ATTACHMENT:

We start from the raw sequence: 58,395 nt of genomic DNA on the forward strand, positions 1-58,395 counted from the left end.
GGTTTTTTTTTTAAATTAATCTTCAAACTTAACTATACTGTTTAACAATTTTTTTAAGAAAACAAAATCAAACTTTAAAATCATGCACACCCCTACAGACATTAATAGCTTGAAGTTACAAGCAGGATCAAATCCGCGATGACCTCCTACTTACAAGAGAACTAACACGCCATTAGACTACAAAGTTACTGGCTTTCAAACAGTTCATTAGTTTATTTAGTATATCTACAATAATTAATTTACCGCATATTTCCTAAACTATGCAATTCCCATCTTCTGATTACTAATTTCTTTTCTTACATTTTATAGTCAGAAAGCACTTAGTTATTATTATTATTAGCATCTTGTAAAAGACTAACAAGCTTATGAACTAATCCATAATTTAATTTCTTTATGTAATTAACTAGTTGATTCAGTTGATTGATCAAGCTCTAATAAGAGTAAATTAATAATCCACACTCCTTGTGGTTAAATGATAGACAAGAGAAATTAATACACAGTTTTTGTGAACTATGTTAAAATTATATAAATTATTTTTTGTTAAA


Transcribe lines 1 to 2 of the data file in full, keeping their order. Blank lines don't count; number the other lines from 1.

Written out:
We start from the raw sequence: 58,395 nt of genomic DNA on the forward strand, positions 1-58,395 counted from the left end.
GGTTTTTTTTTTAAATTAATCTTCAAACTTAACTATACTGTTTAACAATTTTTTTAAGAAAACAAAATCAAACTTTAAAATCATGCACACCCCTACAGACATTAATAGCTTGAAGTTACAAGCAGGATCAAATCCGCGATGACCTCCTACTTACAAGAGAACTAACACGCCATTAGACTACAAAGTTACTGGCTTTCAAACAGTTCATTAGTTTATTTAGTATATCTACAATAATTAATTTACCGCATATTTCCTAAACTATGCAATTCCCATCTTCTGATTACTAATTTCTTTTCTTACATTTTATAGTCAGAAAGCACTTAGTTATTATTATTATTAGCATCTTGTAAAAGACTAACAAGCTTATGAACTAATCCATAATTTAATTTCTTTATGTAATTAACTAGTTGATTCAGTTGATTGATCAAGCTCTAATAAGAGTAAATTAATAATCCACACTCCTTGTGGTTAAATGATAGACAAGAGAAATTAATACACAGTTTTTGTGAACTATGTTAAAATTATATAAATTATTTTTTGTTAAA